Please watch the MIT Community Vigil, which expresses our community’s grief, anger, and hope in the wake of the recent, tragic killings of African Americans in the United States.

The core mission of the Global Diversity Lab at the Massachusetts Institute of Technology (MIT) is to better understand the social, political, and economic causes and consequences of cultural diversity around the world. Our work aims to inform scholarship, policy and practice towards improved human wellbeing and human dignity. And we seek to train future leaders and scholars through undergraduate and graduate courses at MIT.

Increasingly diverse societies face both great challenges and opportunities: On the one hand, real and perceived differences of ethnicity, race, religion, or national origin continue to be the basis for bias, discrimination, and conflict. Ethnic minorities, immigrants, and refugees face hate speech, political exclusion, and violence.

On the other hand, some of the world’s most productive and vibrant organizations and societies identify diversity as core to their success. The mixing of people from around the world – and the sharing of art, culture, and ideas — is the lifeblood of major urban centers. Leading institutions, including MIT, require diverse talents, drawn from diverse backgrounds around the globe, in order to advance science and technology.

At MIT’s Global Diversity Lab, we intend to distill lessons about how to harness the value of diversity and to reduce violence and inequality through careful social science research, informed by work in a range of disciplines.

Woven Chronicle, By Reena Kallat
2011/2016
Circuit boards, speakers, electric wires and fittings;
single channel audio (10 min.)
127 x 570 x 12 in. l 322 x 1447 x 30 cm. 
Installation view, Museum of Modern Art, New York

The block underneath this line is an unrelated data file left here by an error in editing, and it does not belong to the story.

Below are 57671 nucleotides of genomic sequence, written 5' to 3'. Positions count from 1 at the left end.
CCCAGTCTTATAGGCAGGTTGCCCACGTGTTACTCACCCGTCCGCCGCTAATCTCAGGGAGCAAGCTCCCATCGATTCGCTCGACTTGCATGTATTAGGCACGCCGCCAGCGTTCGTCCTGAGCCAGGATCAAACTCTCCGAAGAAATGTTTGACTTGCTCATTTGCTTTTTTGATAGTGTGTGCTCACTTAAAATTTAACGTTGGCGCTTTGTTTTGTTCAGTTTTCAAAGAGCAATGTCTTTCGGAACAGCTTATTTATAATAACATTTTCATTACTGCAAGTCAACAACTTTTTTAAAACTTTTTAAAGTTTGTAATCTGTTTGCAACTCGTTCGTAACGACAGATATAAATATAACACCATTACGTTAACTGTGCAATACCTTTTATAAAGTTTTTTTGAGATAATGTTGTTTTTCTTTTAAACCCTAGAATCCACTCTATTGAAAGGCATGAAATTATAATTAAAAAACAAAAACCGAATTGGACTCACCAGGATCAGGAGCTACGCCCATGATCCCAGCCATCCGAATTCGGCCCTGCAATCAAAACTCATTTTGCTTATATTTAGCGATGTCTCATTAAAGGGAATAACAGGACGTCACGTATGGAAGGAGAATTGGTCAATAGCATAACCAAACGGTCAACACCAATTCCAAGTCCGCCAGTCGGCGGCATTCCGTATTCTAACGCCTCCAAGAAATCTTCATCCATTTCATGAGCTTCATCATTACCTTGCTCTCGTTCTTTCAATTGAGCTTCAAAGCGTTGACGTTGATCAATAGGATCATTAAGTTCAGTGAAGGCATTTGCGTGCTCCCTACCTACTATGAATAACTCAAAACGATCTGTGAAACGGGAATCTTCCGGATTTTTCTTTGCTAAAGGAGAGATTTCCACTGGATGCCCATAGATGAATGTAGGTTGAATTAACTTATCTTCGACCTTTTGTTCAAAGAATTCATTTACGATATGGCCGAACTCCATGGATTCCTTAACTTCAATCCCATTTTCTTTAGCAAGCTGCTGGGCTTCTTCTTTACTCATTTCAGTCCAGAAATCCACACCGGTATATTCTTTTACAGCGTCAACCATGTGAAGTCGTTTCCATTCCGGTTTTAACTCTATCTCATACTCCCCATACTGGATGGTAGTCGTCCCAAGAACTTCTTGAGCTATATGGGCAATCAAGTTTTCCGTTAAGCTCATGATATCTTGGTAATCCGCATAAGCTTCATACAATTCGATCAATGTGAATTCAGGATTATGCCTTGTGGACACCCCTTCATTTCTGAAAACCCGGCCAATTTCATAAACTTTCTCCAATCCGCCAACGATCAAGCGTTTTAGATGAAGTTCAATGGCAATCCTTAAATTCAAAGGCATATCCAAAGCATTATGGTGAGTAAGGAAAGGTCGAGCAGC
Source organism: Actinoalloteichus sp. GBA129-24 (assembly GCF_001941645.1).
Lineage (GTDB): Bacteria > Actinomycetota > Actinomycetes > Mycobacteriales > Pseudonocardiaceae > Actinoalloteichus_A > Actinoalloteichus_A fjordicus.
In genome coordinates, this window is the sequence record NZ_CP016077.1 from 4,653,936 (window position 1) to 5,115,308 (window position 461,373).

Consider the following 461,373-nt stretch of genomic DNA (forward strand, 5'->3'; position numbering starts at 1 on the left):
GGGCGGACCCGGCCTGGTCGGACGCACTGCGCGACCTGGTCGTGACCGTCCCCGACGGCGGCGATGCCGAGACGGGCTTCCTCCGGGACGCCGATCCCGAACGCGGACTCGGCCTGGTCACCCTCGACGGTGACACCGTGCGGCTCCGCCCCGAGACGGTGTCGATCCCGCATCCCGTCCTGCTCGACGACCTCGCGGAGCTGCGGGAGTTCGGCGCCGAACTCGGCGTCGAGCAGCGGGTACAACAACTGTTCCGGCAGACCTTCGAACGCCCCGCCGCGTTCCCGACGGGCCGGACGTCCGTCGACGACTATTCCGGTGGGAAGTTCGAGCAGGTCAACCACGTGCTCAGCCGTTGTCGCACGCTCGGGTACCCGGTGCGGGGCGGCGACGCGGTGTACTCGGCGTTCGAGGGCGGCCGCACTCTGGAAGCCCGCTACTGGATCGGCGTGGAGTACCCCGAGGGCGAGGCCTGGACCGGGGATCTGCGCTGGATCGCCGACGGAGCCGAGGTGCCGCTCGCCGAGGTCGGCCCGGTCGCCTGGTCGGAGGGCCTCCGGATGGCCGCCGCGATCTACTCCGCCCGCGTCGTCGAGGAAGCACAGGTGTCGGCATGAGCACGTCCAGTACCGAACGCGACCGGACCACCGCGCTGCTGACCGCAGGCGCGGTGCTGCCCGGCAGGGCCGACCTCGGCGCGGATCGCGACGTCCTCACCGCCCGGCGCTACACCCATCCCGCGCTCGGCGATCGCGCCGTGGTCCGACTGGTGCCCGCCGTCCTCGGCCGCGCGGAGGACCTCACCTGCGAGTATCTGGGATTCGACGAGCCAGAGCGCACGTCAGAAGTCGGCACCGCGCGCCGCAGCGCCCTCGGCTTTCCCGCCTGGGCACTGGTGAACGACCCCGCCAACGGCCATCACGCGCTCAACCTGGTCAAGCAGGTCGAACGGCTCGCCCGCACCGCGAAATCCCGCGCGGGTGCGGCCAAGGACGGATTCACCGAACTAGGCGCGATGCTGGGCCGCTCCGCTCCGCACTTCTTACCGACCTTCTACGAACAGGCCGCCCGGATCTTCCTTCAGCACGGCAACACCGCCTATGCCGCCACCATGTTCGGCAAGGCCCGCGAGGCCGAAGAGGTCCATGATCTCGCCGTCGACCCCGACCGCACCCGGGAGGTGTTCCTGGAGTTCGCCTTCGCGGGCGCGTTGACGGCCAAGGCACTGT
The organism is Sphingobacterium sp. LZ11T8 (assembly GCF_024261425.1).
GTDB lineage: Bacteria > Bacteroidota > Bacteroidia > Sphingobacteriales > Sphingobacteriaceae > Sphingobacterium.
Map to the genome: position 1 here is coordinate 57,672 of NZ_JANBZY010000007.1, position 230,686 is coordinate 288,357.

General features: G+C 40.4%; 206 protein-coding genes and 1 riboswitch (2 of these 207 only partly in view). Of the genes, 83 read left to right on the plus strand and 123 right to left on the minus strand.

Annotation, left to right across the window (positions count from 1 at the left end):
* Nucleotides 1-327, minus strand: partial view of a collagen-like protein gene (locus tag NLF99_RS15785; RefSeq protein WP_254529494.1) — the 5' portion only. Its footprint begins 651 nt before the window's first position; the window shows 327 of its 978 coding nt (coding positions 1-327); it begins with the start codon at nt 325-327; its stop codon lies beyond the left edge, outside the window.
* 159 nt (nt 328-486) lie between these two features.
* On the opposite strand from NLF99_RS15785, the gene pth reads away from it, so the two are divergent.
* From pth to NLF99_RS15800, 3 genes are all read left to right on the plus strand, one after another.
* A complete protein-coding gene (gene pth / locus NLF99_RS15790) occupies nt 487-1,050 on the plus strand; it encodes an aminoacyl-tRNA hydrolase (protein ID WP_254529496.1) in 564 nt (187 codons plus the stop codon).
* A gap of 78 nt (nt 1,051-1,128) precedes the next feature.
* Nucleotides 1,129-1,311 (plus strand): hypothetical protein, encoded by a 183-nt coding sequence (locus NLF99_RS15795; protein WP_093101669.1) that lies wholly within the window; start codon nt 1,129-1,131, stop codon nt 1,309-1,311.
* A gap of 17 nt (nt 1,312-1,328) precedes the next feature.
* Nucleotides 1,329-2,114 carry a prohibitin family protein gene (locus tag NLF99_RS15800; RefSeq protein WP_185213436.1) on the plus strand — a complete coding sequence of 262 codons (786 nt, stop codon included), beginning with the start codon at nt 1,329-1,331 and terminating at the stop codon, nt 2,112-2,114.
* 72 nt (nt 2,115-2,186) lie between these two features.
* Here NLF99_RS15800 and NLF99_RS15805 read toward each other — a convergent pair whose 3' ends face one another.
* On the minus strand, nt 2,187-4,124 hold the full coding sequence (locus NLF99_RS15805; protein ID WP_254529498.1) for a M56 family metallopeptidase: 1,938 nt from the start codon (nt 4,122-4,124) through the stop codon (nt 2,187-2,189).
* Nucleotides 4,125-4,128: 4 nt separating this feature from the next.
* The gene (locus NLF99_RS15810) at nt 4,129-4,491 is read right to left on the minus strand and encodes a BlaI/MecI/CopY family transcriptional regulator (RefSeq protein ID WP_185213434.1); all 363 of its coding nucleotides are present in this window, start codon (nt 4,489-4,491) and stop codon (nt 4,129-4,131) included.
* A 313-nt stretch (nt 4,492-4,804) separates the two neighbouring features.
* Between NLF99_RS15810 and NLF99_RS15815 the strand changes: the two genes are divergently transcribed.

Panel 1

Research

photo by fady habib

Careful historical analysis Informs Our Research… But History is not Destiny.

Serious research on global diversity demands appreciation of historical processes, events, and institutions. Our lab is focused on wedding rigorous historical analysis to contemporary patterns and policies.

While highlighting the importance of the past, we challenge the fatalistic notion that identity-based conflicts are merely “ancient hatreds,” let alone that history is destiny. We must grapple with questions such as, how and why did particular ethnic, racial and national identities become salient? What are the political and economic conditions under which migration takes place? Are there enduring lessons to be learned about how to harness the value of diversity towards human dignity, development and sustained peace?

Looking forward, can historical and theoretical insights be applied to the design of institutions, public policies, computational algorithms, cities, and the very conception of human identities? How will emerging global trends in computing, communication, and urbanization, as well as new challenges, such as climate change and globalization, contribute to the manifestation of diversity?

Our work considers how answers to the question of “who is us?” shapes tangible outcomes, including health, economic development, security, and human rights. And we consider how democratic institutions can contribute to the building of tolerant and cohesive communities.

Panel 2

People

The MIT Global Diversity Lab is based in the Department of Political Science. Within our ranks are leading faculty with wide regional expertise; research skills in experimental, statistical, historical/case-study, machine learning, and field-based methods; and experience conducting research and teaching in related substantive and methodological courses. We span the traditional disciplinary Political Science subfields of Comparative Politics, International Relations and American Politics.

photo credit: Evan Lieberman
Long March to Freedom at the Cradle of Humankind

Associated faculty

GRADUATE FELLOWS

Panel 4 Placeholder